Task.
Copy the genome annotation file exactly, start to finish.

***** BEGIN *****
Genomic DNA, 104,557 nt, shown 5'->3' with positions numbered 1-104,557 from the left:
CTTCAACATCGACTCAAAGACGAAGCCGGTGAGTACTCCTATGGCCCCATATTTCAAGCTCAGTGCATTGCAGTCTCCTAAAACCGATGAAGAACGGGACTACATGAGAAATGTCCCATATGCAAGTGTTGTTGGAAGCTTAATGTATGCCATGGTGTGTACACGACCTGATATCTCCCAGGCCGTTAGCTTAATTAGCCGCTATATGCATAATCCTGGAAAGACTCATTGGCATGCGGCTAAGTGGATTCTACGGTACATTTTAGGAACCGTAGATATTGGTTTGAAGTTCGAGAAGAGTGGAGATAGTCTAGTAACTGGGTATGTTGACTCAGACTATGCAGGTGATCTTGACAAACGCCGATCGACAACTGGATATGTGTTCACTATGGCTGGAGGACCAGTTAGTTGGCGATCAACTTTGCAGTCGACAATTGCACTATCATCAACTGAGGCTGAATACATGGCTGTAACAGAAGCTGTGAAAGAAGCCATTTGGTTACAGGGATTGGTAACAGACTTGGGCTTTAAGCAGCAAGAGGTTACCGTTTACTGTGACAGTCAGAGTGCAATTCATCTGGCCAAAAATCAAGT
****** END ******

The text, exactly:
Genomic DNA, 104,557 nt, shown 5'->3' with positions numbered 1-104,557 from the left:
CTTCAACATCGACTCAAAGACGAAGCCGGTGAGTACTCCTATGGCCCCATATTTCAAGCTCAGTGCATTGCAGTCTCCTAAAACCGATGAAGAACGGGACTACATGAGAAATGTCCCATATGCAAGTGTTGTTGGAAGCTTAATGTATGCCATGGTGTGTACACGACCTGATATCTCCCAGGCCGTTAGCTTAATTAGCCGCTATATGCATAATCCTGGAAAGACTCATTGGCATGCGGCTAAGTGGATTCTACGGTACATTTTAGGAACCGTAGATATTGGTTTGAAGTTCGAGAAGAGTGGAGATAGTCTAGTAACTGGGTATGTTGACTCAGACTATGCAGGTGATCTTGACAAACGCCGATCGACAACTGGATATGTGTTCACTATGGCTGGAGGACCAGTTAGTTGGCGATCAACTTTGCAGTCGACAATTGCACTATCATCAACTGAGGCTGAATACATGGCTGTAACAGAAGCTGTGAAAGAAGCCATTTGGTTACAGGGATTGGTAACAGACTTGGGCTTTAAGCAGCAAGAGGTTACCGTTTACTGTGACAGTCAGAGTGCAATTCATCTGGCCAAAAATCAAGT